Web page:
1 – 1894-1934
1896 – An organising committee led by Richard
Conway (a Llandudno U.D.C. Councillor and later chairman of the tramway
company) and including John Jones, Stephen Dunphy, James Lanham Mayger,
and George Alfred Humphries, all leaders of the Llandudno business
community, was formed to promote a scheme for a tramway to the summit
of the Great Orme. They commissioned Messrs Wood and Fowler, Consulting
Engineers of Liverpool, to prepare detailed plans and engaged Messrs
Chamberlain & Johnson of Llandudno as solicitors to promote a
May 23rd 1898 – ‘The Great Orme Tramways Company’ was incorporated by Act of Parliament (61 Vic.Cap.XXVII) with an issued share capital of £25,000 and borrowing powers of £6,250. Two years were allowed for land purchase and three years for construction. The Act empowered the building of tramways from a yard at the Victoria Hotel, in Old Road to a midway point and from there to a point 110 yards from the ‘Telegraph’ beer house on the Great Ormeshead.
The Act distinguished between the bottom
section, which it called a tramway since it was to run on or alongside
the public highway, and the upper section, which was to run on a
reserved track on private land and this it called a tramroad. This
unusual distinction between tramway and tramroad was not maintained and
in practice both sections have always been called tramway (or railway).
The track gauge was to be 3ft.6ins. and cable traction operated by
stationary steam engines was always envisaged but the adoption of other
forms of traction including electric traction (but not steam traction)
would be permitted under the Act subject to conditions.
Progress of the Bill through Parliament was delayed owing to opposition voiced by Douglas H. Coghill (member for Stoke-on-Trent) who moved that the second reading be delayed by six months with the claim that the tramway was not needed by the people of Llandudno and that it would prevent a horse drawn hearse from reaching Saint Tudno’s Cemetery. In the event a delay of just one week was approved.
Clauses for the protection of Lord Mostyn and the Llandudno U.D.C. were inserted by negotiation. Significantly, to protect the Llandudno residential environment from pollution, the Act made it necessary to locate the powerhouse at the halfway station and thus the boiler coke had to be carried, 450 feet up the hill. It was also necessary to negotiate the purchase of water supplies from Llandudno U.D.C. (to be pumped from the newly constructed reservoir near St. Tudno’s Church), as no springs existed at that height or above. It is, however, difficult to see how the tramways could have been constructed and efficiently operated with a single power house in any other location.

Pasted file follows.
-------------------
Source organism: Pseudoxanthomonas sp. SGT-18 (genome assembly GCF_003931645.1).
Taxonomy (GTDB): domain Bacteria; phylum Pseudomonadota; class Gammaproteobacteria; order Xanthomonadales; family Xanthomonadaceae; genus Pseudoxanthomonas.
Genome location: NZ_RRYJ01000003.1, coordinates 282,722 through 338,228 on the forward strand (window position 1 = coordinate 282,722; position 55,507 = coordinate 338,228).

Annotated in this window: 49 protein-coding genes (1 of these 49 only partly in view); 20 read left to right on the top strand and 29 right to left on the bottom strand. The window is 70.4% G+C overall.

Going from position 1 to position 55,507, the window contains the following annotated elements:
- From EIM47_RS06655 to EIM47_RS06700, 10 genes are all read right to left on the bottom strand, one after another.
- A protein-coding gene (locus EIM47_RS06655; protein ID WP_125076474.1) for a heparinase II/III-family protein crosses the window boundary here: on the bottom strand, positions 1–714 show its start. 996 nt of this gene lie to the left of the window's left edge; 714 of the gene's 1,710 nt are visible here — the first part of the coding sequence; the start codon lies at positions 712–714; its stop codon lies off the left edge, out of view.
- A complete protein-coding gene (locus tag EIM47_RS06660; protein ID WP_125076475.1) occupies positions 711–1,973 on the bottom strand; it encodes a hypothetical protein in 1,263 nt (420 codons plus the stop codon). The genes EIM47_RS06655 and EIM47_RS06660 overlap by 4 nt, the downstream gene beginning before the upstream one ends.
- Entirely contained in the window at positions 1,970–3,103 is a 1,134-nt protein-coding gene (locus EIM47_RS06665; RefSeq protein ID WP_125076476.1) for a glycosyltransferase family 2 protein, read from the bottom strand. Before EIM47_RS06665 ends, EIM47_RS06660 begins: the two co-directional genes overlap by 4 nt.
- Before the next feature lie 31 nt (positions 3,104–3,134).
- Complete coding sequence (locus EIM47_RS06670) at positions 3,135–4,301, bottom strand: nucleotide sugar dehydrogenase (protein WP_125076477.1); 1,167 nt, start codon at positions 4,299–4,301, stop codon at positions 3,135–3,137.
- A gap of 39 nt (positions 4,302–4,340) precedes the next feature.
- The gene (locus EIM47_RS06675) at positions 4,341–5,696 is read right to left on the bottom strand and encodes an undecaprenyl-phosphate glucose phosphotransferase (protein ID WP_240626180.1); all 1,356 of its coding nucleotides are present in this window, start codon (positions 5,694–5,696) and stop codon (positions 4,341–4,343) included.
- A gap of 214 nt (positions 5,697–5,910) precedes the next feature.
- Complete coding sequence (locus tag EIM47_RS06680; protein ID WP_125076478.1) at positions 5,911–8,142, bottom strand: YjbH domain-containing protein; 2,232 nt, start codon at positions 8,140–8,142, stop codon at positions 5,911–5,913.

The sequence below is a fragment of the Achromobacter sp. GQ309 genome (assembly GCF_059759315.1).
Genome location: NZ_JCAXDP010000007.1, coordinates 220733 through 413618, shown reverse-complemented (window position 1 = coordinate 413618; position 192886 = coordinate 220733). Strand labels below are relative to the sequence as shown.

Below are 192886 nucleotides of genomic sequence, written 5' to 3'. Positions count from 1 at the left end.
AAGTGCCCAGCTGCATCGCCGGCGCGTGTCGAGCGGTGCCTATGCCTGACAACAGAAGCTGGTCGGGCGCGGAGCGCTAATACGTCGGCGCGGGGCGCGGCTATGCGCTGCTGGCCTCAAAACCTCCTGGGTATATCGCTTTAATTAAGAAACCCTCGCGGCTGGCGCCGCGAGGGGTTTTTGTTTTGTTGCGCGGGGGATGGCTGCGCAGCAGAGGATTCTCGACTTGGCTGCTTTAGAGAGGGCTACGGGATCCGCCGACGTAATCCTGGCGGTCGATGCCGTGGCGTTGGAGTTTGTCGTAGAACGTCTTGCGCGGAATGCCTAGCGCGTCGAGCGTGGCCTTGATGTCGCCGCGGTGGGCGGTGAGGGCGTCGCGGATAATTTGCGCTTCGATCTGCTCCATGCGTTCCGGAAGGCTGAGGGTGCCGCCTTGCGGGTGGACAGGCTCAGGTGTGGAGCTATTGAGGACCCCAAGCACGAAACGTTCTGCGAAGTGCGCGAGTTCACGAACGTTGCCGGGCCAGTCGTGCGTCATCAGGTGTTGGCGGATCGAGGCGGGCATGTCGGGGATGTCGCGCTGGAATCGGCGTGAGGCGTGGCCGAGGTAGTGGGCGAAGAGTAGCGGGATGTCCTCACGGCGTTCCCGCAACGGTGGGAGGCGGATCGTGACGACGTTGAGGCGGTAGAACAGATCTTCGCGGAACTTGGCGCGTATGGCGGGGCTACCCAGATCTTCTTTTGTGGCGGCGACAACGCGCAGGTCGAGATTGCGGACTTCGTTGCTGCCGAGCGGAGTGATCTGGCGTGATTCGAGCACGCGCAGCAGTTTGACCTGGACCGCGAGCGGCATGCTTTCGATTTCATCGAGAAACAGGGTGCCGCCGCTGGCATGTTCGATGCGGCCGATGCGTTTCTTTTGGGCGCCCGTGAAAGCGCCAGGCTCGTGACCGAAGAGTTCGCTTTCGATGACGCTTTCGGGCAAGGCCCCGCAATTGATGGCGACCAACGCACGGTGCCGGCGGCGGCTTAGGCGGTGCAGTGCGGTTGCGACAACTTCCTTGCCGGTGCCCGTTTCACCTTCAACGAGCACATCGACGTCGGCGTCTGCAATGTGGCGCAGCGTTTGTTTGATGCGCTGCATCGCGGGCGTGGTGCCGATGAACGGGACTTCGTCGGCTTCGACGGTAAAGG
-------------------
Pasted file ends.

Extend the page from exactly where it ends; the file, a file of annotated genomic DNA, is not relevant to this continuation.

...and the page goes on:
Even more significantly, the Act permitted
the compulsory purchase of the tramway by Llandudno U.D.C. (on six
months notice) at the end of 28 years from the passing of the act, and
following that, at the end of every seventh year.
Also authorised by the Act were fixed fares at six pence single and nine pence return for the whole journey with permission to charge lower fares for part journeys. The company was also required, at a reasonable fixed charge, and in a decent and seemly manner, to undertake the conveyance of corpses for interment at St Tudno’s cemetery.
Recognising the seasonable nature of the passenger traffic, the railway had latitude in the type and duration of the service it offered. However, depending on the size of dividend paid to shareholders, the Llandudno U.D.C. could insist on an extended season or year round operation. Sunday working was to be at the discretion of the local authority.
April 1901 – Construction began in the Old Road, and
proceeded quickly. R. White & Sons of Widnes were the main
contractors and supplied the trackwork and mechanical equipment. The
Tramway Company employed Alfred G. Pugh as their Secretary, based in an
office in Llewelyn Avenue and they employed H. E. Taylor M.I.C.E. of
Chester as their engineer. The said Henry Enfield Taylor, had in 1894
and 1895 made unsuccessful proposals to Llandudno U.D.C. for a tramway
from the pier to a point some distance below the summit, and so would
have had prior knowledge of the route. Building
work was sub-contracted to Thomas and John Owen of Llandudno; the
latter was a local Councillor, and an associate of Company Chairman
Richard Conway. Messrs Wood and Fowler
continued as consulting engineers and appointed Arthur Reginald Ellison
to supervise the construction. Relationships between R. White &
Sons and H.E. Taylor acting for the Proprietors through Alfred Pugh
were at times anything but cordial and led to vitriolic correspondence
between the parties concerning shoddy workmanship.
Matters indeed reached such a pitch that Mr
Cotterill of the Liverpool Overhead Railway was engaged to mediate the
situation. Consequently Henry Enfield Taylor resigned and Gowrie Colquhon Aitchison, A.M.I.C.E.,
F.C.I.S., the Secretary and General Manager of the Snowdon Mountain
Tramway and also the Manager, Secretary, Engineer and Locomotive
Superintendent of the North Wales Narrow Gauge Railways was appointed
as Consulting Engineer to oversee the construction of the Upper Section.